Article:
There’s a lot to like about LVS over the long-term and we will be positive on this stock again.  For now, we will stay on the sidelines.  There is no evidence of a fundamental bottom in Macau and in fact, January looks worse to us than Q4.  Optically (on a YoY basis), February will be awful.  Risks remain high and visibility low.  We wouldn’t be surprised to see another leg down.


Please see our detailed note: http://docs.hedgeye.com/HE_LVS_Slowdown_4Q2014_1.29.15.pdf

Macro Stars

This note was originally published at 8am on January 15, 2015 for Hedgeye subscribers.

“Stars can’t shine without darkness.”



It is indeed the contrast that draws one’s eye towards something that is different.


Every once in a while in Independent Research we earn an opportunity to see that light develop before consensus does. God willing, the search for macro stars is what has my two feet on the floor each morning of every risk management day.


While it would be convenient to skip over the #deflation part of an epic central planning experiment, unfortunately that’s not the way the cycle from day to night works. There will be darkness before America’s free market economy can shine again.

Macro Stars - 445


Back to the Global Macro Grind


Don’t forget that I had the lowest grade in my freshman creative writing course @Yale. “So”, I’m still working on it (thanks for bearing with me over the years!). I’d love to go back to New Haven and slap some hash-tags on my English Lit prof’s desk.


While I probably don’t deserve a Ph.D. (or a perma bull II vote) for this, I’ve always said that un-elected central market planners would perpetuate the next crisis. That’s #on this morning – follow the interconnected risk:


  1. SWISS – there’s CTRL+Print, then there’s panic – and this is rightly A) freaking people out and B) equating to a massive margin call on levered FX trades – Swiss cut by 50bps (to neg -0.75%!) and cut the wire loose on their exchange rate? (Richemont -11.2%, Swatch -8.5%, UBS -7.2%, Adecco -7.9%, Credit Suiss -8.2%, Julius Baer -7.5%, ABB -7.4%) #nice
  2. OIL – follow the #Deflation Dominos – Yens, Euros, Francs panic/burn > Up Dollar > Crashing Oil Spreads blow out in High Yield Energy > Energy States lose moneys and jobs > Financials and Industrials follow (late-cycle rolls) > Fed doesn’t hike … this was the call I made in our Macro Themes Deck for Q1, reiterating it this am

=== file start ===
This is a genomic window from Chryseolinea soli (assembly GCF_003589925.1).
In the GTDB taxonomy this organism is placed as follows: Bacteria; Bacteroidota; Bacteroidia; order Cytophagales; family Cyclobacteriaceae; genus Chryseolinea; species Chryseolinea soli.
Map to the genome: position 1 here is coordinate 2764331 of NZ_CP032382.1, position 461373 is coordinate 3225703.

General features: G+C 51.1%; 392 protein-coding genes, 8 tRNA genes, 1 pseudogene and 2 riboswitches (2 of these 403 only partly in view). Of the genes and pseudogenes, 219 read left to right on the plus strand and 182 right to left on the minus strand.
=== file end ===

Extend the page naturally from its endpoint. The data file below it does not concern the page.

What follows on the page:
3. FINANCIALS – yesterday’s drop in JPM was its biggest since 2011. Volume was huge. Remember 2011? Financials worst perf #divergence vs Utilities, ever. XLF already -5% for the YTD and the Regional Banks are in the midst of a 10% draw-down since that no-volume all-time SPX high on December 29th (2090)


“So” how are you feeling about some of our #Quad1 US equity long ideas now? After seeing the US stock market drop in 10 of the last 12 trading days, I’m thinking some of those look a tad early!


What’s really cranking for us are these #Quad4 Deflation ideas (Long #TLT!). And that makes complete sense to me, because:


  1. In Q1, globally #Quad4 doesn’t bounce to #Quad1 anywhere but in the USA
  2. USA is still coming to grips with the #Quad4 slowdown that happened in DEC and Q4 of 2014


Slowing? Yeah, that “everything is awesome” LEGO gas station thesis that everyone and their brother in long-only USA equity land ended up being almost as fictional as the movie. At -0.9% month-over-month, that was a big US Retail Sales miss.


It wasn’t recessionary, and that wasn’t our call anyway. It was simply A) slower in rate of change terms (both sequentially and on a 2yr comp basis) and, more importantly, B) way worse than the Old Wall was prepped for.


Go back and read their tweets. My boy Lavorgna was tweeting in sync with Bloomberg/CNBC’s new editorial JV macro team that the US economy was “booming” and that it was a “closed economy, unaffected by the global slowdown.”


Then they got Swissy’d.


Don’t you hate when that happens? When an un-elected Swiss dude wakes up in the morning and whacks his country’s stock market for a 7% down day and takes out Zervos’ spoooz at the knees?


Yes, I am going to call these people out by name this time. Oh, right – I did last time too. And, no, it’s not “mean” or unprofessional. It’s what someone with a spine needs to do, or our profession will never be held to account and evolve.


Due to the countless conflicts of interest associated with the aforementioned brokers, banks, and advertisers, the consensus complacency about risk remains the greatest risk to your country, children, and their future stars.


Our immediate-term Global Macro Risk Ranges are now (I’ll give you all 12 Big Macs in our Daily Trading Ranges report from this morning – in brackets is our intermediate-term TREND views):


UST 10yr Yield 1.78-1.97% (bearish)

SPX 1991-2031 (bearish)

SMI (Swiss Index) 8471-9016 (bearish)

FTSE 6230-6467 (bearish)

VIX 19.27-22.51 (bullish)
USD 91.48-93.11 (bullish)
EUR/USD 1.16-1.19 (bearish)

Yen 116.43-119.12 (bearish)
Oil (WTI) 44.43-48.97 (bearish)
Natural Gas 2.74-3.31 (bearish)

Gold 1213-1245 (neutral)

Copper 2.45-2.71 (bearish)


Best of luck out there today,



Keith R. McCullough
Chief Executive Officer


Macro Stars - 01.15.15 chart